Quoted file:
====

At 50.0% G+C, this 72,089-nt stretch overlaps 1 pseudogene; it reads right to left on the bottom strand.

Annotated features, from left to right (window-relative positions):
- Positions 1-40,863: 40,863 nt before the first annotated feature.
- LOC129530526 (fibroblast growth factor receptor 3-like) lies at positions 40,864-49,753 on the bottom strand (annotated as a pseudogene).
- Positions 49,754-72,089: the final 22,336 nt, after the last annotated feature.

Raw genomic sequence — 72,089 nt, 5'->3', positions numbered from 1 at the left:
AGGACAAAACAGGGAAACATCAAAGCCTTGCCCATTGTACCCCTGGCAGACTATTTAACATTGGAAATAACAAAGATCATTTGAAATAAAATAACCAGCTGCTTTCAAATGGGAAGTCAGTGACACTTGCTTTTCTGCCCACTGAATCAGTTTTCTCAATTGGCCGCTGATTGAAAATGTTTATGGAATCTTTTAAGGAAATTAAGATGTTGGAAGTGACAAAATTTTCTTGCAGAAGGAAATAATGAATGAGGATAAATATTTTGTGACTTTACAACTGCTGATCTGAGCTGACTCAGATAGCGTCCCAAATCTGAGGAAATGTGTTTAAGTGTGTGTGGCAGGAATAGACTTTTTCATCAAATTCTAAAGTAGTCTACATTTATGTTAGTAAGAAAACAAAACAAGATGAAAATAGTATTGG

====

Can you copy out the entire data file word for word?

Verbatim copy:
At 50.0% G+C, this 72,089-nt stretch overlaps 1 pseudogene; it reads right to left on the bottom strand.

Annotated features, from left to right (window-relative positions):
- Positions 1-40,863: 40,863 nt before the first annotated feature.
- LOC129530526 (fibroblast growth factor receptor 3-like) lies at positions 40,864-49,753 on the bottom strand (annotated as a pseudogene).
- Positions 49,754-72,089: the final 22,336 nt, after the last annotated feature.

Raw genomic sequence — 72,089 nt, 5'->3', positions numbered from 1 at the left:
AGGACAAAACAGGGAAACATCAAAGCCTTGCCCATTGTACCCCTGGCAGACTATTTAACATTGGAAATAACAAAGATCATTTGAAATAAAATAACCAGCTGCTTTCAAATGGGAAGTCAGTGACACTTGCTTTTCTGCCCACTGAATCAGTTTTCTCAATTGGCCGCTGATTGAAAATGTTTATGGAATCTTTTAAGGAAATTAAGATGTTGGAAGTGACAAAATTTTCTTGCAGAAGGAAATAATGAATGAGGATAAATATTTTGTGACTTTACAACTGCTGATCTGAGCTGACTCAGATAGCGTCCCAAATCTGAGGAAATGTGTTTAAGTGTGTGTGGCAGGAATAGACTTTTTCATCAAATTCTAAAGTAGTCTACATTTATGTTAGTAAGAAAACAAAACAAGATGAAAATAGTATTGG